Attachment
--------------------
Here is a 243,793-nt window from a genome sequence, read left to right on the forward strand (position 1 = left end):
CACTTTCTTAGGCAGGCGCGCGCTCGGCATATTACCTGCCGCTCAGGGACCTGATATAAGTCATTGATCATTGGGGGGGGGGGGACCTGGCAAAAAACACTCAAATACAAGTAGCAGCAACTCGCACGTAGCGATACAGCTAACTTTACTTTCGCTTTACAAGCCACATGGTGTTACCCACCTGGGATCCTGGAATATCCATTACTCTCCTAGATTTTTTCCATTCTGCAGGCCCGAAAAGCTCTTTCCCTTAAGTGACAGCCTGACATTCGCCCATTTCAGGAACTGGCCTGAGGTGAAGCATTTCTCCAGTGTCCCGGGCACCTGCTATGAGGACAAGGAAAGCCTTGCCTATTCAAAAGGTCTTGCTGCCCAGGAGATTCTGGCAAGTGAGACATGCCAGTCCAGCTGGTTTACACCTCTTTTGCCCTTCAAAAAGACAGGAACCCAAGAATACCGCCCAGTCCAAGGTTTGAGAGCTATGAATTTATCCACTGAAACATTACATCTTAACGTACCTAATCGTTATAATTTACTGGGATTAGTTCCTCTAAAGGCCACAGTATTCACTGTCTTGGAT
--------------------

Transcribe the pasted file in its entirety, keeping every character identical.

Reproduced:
Here is a 243,793-nt window from a genome sequence, read left to right on the forward strand (position 1 = left end):
CACTTTCTTAGGCAGGCGCGCGCTCGGCATATTACCTGCCGCTCAGGGACCTGATATAAGTCATTGATCATTGGGGGGGGGGGGACCTGGCAAAAAACACTCAAATACAAGTAGCAGCAACTCGCACGTAGCGATACAGCTAACTTTACTTTCGCTTTACAAGCCACATGGTGTTACCCACCTGGGATCCTGGAATATCCATTACTCTCCTAGATTTTTTCCATTCTGCAGGCCCGAAAAGCTCTTTCCCTTAAGTGACAGCCTGACATTCGCCCATTTCAGGAACTGGCCTGAGGTGAAGCATTTCTCCAGTGTCCCGGGCACCTGCTATGAGGACAAGGAAAGCCTTGCCTATTCAAAAGGTCTTGCTGCCCAGGAGATTCTGGCAAGTGAGACATGCCAGTCCAGCTGGTTTACACCTCTTTTGCCCTTCAAAAAGACAGGAACCCAAGAATACCGCCCAGTCCAAGGTTTGAGAGCTATGAATTTATCCACTGAAACATTACATCTTAACGTACCTAATCGTTATAATTTACTGGGATTAGTTCCTCTAAAGGCCACAGTATTCACTGTCTTGGAT